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   Vol. 16 No. 57
Tuesday July 11, 2017

When An Awards Party Gets Down To Business
Anama Directors
Agents of change… finally an awards ceremony with a clear goal to advance air cargo as ANAMA met in Milano last month. From left : G. Peleggi, I. Russo, M. Marzani, and A. Quaranta.

     A recent issue of FlyingTypers included a report on the Italian freight forwarding association Associazione Nazionale Agenti Merci Aeree (ANAMA), The Association of Italian Freight Forwarders.
     ANAMA was founded in July 1957. This August, the group celebrates 60 years of service. The big story earlier this month was The Quality Awards ANAMA delivered to airlines, individuals, and others at their Annual Meeting in Milan.

Anama Part Deux

     Beyond social and awards activities, ANAMA has an edgy business agenda, which was advanced during the gathering at the AGM in Milan a few weeks ago.
      But with “Quality Award” publicity and hoopla always overshadowing industry gatherings, the ANAMA agenda received short shrift and apparently was overlooked.

Marina Marzani

Marina Steps Up

      Luckily for all of us, there is President Marina Marzani, who right away took aim at a major issue, stating:
      “We need to examine a few general cargo airports and Key Performance Indicators (KPIs) to measure the quality of the Italian airport system.
      “Currently 35 percent of the import/export value of Italy is transported by air.
      “It is a fact that from 2006 to 2016 air cargo grew 18.2 percent.
      “In the same period, containers moved by sea have grown 6.7 percent and rail transport decreased 9.2 percent.
      “During 2016, goods moved by Italian airports grew of 7.4 percent; amazingly, in the first quarter of 2017 goods moved by air grew by 11.7 percent.
      “But despite these rather positive indicators of the air cargo business,” Marina Marzani declares, “Italian aerial gateways are far from reaching the performance of French, German, and Dutch airports.
      “If we consider that air cargo in Italian airports represents only 6 percent of the goods handled in Europe, while in terms of population and GDP our country represents 12.2 percent and 10.7 percent respectively, one can understand that this mode of transport offers huge growth potential,” the ANAMA President insisted.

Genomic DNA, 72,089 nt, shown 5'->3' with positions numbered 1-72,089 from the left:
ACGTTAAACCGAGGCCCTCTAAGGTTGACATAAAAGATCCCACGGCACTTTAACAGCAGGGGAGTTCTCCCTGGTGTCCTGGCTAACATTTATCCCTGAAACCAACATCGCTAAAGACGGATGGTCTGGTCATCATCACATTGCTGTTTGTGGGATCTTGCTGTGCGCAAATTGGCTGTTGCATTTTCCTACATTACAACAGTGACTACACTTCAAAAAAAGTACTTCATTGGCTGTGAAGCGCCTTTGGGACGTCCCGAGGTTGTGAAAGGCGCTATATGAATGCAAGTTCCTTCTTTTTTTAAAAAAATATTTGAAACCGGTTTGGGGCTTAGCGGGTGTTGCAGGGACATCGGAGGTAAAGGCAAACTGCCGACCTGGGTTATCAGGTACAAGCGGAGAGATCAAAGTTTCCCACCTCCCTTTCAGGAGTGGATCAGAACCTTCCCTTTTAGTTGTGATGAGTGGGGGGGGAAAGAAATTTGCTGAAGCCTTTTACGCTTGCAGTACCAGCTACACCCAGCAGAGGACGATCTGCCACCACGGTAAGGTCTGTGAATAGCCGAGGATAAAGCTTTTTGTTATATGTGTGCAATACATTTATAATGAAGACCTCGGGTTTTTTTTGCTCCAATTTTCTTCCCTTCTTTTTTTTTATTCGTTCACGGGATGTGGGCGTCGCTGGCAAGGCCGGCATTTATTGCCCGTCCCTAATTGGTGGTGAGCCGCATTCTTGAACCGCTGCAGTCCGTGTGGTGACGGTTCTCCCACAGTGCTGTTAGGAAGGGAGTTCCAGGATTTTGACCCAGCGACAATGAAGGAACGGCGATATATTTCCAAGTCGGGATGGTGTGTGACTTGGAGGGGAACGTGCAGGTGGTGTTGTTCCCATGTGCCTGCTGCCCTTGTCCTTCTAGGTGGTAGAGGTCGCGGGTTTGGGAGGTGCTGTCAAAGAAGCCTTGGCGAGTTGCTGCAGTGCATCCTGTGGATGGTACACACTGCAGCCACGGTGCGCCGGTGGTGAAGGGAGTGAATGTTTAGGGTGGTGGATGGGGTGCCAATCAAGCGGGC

Italian Transport Minister Speaks

      Ivano Russo, advisor to Italy’s Transport Minister, confirmed that a working group tasked with studying air cargo was created. Its aims were to identify bottlenecks and possible solutions to gain efficiency.
      Mr. Russo said that an official position paper would be published in about a year (by June 2018) summarizing the findings.
      “The aim is to systematize the different modes of transport so as to create a network of technological and infrastructural connections,” Mr. Russo said.


Questions & Answers

      Getting down to business, Marina Marzani pointed out to Mr. Russo and the assemblage some of the proposed solutions ANAMA thinks might help move cargo along faster and more efficiently:
      “Why not support a few general cargo airports, as is the case for other countries?
      “A national steering committee governing and addressing the Italian airport system could be created for Italy.
      “The offshoot of a national steering committee could also include creating similar structures in each airport conducting cargo business,” ANAMA said.
      There were also some easily implemented changes to cargo processes on Ms. Marzani’s bucket list.
      “Why not allow entry of the AWB number and not the truck’s plate in the customs transit document?
      “We should create a mandatory cargo services paper for main cargo airports, measuring the real quality performance of airports and foreseeing solutions (within a set period) when otherwise insufficient data is collected.
      “Moving forward, Italy should create logistic centers close to cargo airports, at market prices (and not at ‘airport’ costs).
      “We should avoid building cathedrals in the desert,” Marina declared.

Customs Not NIMBY

      Giuseppe Peleggi, Director of Customs Agency, declared Italian transportation builders need to overcome “NIMBY behavior” and instead create a better working system (NIMBY stands for Not In My Back Yard).
      “Ports need to be integrated and the same can be done for airports.
      “We need to work together to allow 24-hour operations in our ports and airports,” Mr. Peleggi declared.

Billions In Spending On Tap

      Alessio Quaranta, CEO of Enac, (The Italian Civil Aviation Authority) declared that he has great faith in the aforementioned working group.
      Mr. Quaranta also revealed that airports would invest 140 billion Euros in the coming years to enhance cargo movement at all Italian gateways.
      “This amount might be considered limited, but compared to the past it surely is a step forward,” the Minister assured.

Publisher-Geoffrey Arend • Managing Editor-Flossie Arend •
Film Editor-Ralph Arend • Special Assignments-Sabiha Arend, Emily Arend • Advertising Sales-Judy Miller

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